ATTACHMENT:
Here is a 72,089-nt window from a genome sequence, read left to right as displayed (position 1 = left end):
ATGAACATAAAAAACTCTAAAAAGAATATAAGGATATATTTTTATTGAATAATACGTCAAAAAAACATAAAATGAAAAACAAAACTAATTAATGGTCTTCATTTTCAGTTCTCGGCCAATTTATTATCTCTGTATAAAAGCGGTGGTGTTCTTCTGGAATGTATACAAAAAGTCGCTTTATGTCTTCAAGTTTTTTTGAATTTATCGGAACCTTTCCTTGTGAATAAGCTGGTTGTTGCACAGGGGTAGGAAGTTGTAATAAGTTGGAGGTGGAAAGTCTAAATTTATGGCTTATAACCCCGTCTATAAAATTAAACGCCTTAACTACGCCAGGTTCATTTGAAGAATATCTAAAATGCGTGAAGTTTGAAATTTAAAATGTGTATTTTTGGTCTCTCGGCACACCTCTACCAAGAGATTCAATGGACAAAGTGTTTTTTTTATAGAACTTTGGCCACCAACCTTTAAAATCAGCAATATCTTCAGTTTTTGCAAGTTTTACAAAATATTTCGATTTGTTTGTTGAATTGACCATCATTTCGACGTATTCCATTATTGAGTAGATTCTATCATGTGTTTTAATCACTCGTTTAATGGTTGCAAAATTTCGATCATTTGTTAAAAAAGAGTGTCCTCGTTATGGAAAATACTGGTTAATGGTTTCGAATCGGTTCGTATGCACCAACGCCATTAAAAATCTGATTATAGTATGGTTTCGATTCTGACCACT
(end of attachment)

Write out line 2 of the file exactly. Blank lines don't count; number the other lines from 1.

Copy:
ATGAACATAAAAAACTCTAAAAAGAATATAAGGATATATTTTTATTGAATAATACGTCAAAAAAACATAAAATGAAAAACAAAACTAATTAATGGTCTTCATTTTCAGTTCTCGGCCAATTTATTATCTCTGTATAAAAGCGGTGGTGTTCTTCTGGAATGTATACAAAAAGTCGCTTTATGTCTTCAAGTTTTTTTGAATTTATCGGAACCTTTCCTTGTGAATAAGCTGGTTGTTGCACAGGGGTAGGAAGTTGTAATAAGTTGGAGGTGGAAAGTCTAAATTTATGGCTTATAACCCCGTCTATAAAATTAAACGCCTTAACTACGCCAGGTTCATTTGAAGAATATCTAAAATGCGTGAAGTTTGAAATTTAAAATGTGTATTTTTGGTCTCTCGGCACACCTCTACCAAGAGATTCAATGGACAAAGTGTTTTTTTTATAGAACTTTGGCCACCAACCTTTAAAATCAGCAATATCTTCAGTTTTTGCAAGTTTTACAAAATATTTCGATTTGTTTGTTGAATTGACCATCATTTCGACGTATTCCATTATTGAGTAGATTCTATCATGTGTTTTAATCACTCGTTTAATGGTTGCAAAATTTCGATCATTTGTTAAAAAAGAGTGTCCTCGTTATGGAAAATACTGGTTAATGGTTTCGAATCGGTTCGTATGCACCAACGCCATTAAAAATCTGATTATAGTATGGTTTCGATTCTGACCACT